Life is a series of milestones.
At year 1 you walk.
At 16 you get to drive.
At 21 you’re old enough to drink alcohol.
And at 50, you get a colonoscopy.
I was ready. Lots of my buddies had been through it already, and if they could do it, so could I.
The day before, the nice lady handed me two pills and a plastic jug with powder in the bottom. “Fill this up with water and drink it, one cup every 10 minutes. You’ll know what to do after that.”
Oh, I had heard about “The Day Before”, and had steeled myself for the experience. When I got home I kissed my wife goodbye, forbidding her from being anywhere near me for the next several hours, then took a chug.
If syrup had no taste, this was what it would be like to drink syrup. I fought down a gag reflex, set my watch, and tried to think of other things. Baseball. Mowing the lawn. Pancakes with syrup. I would fight the gag reflex 15 more times over the next two and a half hours.
(We’ll fast forward through the rest of the night.)
The next day I was ushered into a small room, and a nice lady began asking me questions. Do you have a family history of intestinal problems? Are you allergic to any medications? Are you a scared little sissy boy?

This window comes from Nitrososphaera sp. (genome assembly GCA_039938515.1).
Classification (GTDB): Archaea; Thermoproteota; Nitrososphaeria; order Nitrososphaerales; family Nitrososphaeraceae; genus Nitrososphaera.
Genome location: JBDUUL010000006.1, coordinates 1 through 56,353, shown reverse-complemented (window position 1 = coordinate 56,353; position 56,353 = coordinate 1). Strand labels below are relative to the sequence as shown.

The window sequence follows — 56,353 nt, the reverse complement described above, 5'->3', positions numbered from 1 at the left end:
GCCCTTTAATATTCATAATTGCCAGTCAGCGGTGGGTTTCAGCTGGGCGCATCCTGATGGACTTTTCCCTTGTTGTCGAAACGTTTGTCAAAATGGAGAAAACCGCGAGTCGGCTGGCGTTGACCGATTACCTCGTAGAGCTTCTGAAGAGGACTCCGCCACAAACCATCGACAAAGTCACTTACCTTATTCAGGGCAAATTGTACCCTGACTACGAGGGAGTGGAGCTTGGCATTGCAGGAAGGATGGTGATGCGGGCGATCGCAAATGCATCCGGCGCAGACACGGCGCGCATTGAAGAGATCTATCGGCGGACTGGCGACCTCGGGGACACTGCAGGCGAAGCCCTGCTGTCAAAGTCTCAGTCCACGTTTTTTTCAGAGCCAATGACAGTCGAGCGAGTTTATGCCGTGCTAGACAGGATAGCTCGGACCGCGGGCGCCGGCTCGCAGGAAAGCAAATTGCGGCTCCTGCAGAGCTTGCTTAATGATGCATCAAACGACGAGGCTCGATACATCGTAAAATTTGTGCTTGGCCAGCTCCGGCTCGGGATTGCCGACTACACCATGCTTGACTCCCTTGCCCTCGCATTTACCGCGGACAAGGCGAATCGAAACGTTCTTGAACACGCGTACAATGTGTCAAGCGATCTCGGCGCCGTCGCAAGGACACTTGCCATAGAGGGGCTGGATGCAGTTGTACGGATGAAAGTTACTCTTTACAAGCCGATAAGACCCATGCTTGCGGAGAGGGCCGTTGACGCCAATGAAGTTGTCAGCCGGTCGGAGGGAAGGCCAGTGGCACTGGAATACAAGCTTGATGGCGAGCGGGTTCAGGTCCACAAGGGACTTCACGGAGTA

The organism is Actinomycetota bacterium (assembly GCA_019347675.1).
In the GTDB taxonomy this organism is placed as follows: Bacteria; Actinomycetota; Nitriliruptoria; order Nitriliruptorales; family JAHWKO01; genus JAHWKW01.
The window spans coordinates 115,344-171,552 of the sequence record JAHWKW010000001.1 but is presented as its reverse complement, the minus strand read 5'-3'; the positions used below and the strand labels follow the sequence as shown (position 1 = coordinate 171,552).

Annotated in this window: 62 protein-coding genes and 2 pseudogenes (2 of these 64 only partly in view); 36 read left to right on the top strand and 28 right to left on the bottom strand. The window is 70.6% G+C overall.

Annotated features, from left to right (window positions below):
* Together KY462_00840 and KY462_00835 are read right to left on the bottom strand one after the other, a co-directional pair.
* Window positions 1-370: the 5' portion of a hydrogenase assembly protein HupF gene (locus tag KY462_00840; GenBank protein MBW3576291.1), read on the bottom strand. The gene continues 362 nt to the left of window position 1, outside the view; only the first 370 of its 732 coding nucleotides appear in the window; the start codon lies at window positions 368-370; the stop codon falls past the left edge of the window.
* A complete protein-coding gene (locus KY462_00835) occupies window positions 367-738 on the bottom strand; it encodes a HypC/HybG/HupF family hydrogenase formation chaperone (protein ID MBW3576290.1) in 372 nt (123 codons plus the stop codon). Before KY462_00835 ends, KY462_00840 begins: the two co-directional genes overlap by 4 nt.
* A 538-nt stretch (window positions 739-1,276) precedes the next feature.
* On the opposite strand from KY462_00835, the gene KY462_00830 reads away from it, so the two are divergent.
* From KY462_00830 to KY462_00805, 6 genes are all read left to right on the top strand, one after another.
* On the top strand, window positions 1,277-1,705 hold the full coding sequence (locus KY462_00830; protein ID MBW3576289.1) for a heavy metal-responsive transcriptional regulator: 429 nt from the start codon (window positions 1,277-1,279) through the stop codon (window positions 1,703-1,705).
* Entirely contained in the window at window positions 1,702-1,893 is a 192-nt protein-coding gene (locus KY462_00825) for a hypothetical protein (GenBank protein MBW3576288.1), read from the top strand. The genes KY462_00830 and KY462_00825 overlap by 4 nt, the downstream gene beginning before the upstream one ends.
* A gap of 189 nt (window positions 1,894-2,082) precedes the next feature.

Another woman entered the room and started preparing the medications.
“You can take your clothes off now. Put on this robe – it’s open in the back.” Duh.
I tried to maintain my composure. “Of course”, I thought, “these two ladies will leave shortly, allowing the doctor and I to get through this discreetly and with dignity.”
“Here’s the doctor now.” In walked ANOTHER lady, young enough to be my daughter. She introduced her team, two of whom I had already met. They were all female. One of them noted that my blood pressure was a “little elevated.” “You’re probably just nervous,” she said.
This is why they give you the drugs.
They say that you’re supposed to forget everything afterwards. This isn’t true, at least for me. I remember everything. But eventually they finished and my humiliation was overshadowed by the knowledge it would be quite awhile until my next check up.
And I realized that life will continue on as before, marked by a series of milestones.
Only from now on, they’re all colonoscopies.
I ain’t doing it!
I am not that far behind you! Thanks for the forwarning!
P.S. You once called me “Joe Battle.”